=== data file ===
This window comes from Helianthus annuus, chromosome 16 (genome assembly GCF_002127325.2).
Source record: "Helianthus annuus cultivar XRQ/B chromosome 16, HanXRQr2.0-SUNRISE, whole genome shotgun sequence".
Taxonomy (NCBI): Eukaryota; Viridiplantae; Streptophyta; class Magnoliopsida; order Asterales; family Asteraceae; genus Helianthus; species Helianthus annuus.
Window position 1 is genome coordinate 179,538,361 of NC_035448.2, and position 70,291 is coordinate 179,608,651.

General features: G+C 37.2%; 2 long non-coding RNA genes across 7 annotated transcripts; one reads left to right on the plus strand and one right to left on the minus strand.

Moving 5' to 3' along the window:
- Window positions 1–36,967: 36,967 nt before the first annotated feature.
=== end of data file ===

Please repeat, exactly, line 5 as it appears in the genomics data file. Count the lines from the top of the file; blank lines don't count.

General features: G+C 37.2%; 2 long non-coding RNA genes across 7 annotated transcripts; one reads left to right on the plus strand and one right to left on the minus strand.